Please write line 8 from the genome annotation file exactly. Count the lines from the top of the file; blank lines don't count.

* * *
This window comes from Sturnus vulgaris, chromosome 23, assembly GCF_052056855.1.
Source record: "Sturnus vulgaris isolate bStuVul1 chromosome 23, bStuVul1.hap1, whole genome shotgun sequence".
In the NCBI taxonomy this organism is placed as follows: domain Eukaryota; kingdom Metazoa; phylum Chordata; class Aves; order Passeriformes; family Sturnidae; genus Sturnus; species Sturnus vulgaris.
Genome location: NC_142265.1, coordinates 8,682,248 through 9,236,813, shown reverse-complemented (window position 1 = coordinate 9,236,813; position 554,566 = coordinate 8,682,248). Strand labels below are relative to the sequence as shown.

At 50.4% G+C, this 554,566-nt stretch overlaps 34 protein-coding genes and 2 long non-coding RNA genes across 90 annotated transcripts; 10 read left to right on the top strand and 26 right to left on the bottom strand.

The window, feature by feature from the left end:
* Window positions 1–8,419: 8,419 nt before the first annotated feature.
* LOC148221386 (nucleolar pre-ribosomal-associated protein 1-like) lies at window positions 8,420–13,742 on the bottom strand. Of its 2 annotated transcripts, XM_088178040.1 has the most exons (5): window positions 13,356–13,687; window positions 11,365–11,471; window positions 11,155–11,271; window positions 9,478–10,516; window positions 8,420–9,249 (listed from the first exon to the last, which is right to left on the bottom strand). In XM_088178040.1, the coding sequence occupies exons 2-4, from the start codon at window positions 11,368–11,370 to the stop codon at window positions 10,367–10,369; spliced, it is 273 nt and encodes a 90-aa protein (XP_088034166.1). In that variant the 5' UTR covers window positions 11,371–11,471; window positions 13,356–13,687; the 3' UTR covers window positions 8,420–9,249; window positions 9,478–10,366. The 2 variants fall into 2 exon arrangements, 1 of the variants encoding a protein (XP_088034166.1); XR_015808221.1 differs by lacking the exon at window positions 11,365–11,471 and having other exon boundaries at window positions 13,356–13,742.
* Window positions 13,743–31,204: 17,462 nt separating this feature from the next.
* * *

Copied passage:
* LOC148221386 (nucleolar pre-ribosomal-associated protein 1-like) lies at window positions 8,420–13,742 on the bottom strand. Of its 2 annotated transcripts, XM_088178040.1 has the most exons (5): window positions 13,356–13,687; window positions 11,365–11,471; window positions 11,155–11,271; window positions 9,478–10,516; window positions 8,420–9,249 (listed from the first exon to the last, which is right to left on the bottom strand). In XM_088178040.1, the coding sequence occupies exons 2-4, from the start codon at window positions 11,368–11,370 to the stop codon at window positions 10,367–10,369; spliced, it is 273 nt and encodes a 90-aa protein (XP_088034166.1). In that variant the 5' UTR covers window positions 11,371–11,471; window positions 13,356–13,687; the 3' UTR covers window positions 8,420–9,249; window positions 9,478–10,366. The 2 variants fall into 2 exon arrangements, 1 of the variants encoding a protein (XP_088034166.1); XR_015808221.1 differs by lacking the exon at window positions 11,365–11,471 and having other exon boundaries at window positions 13,356–13,742.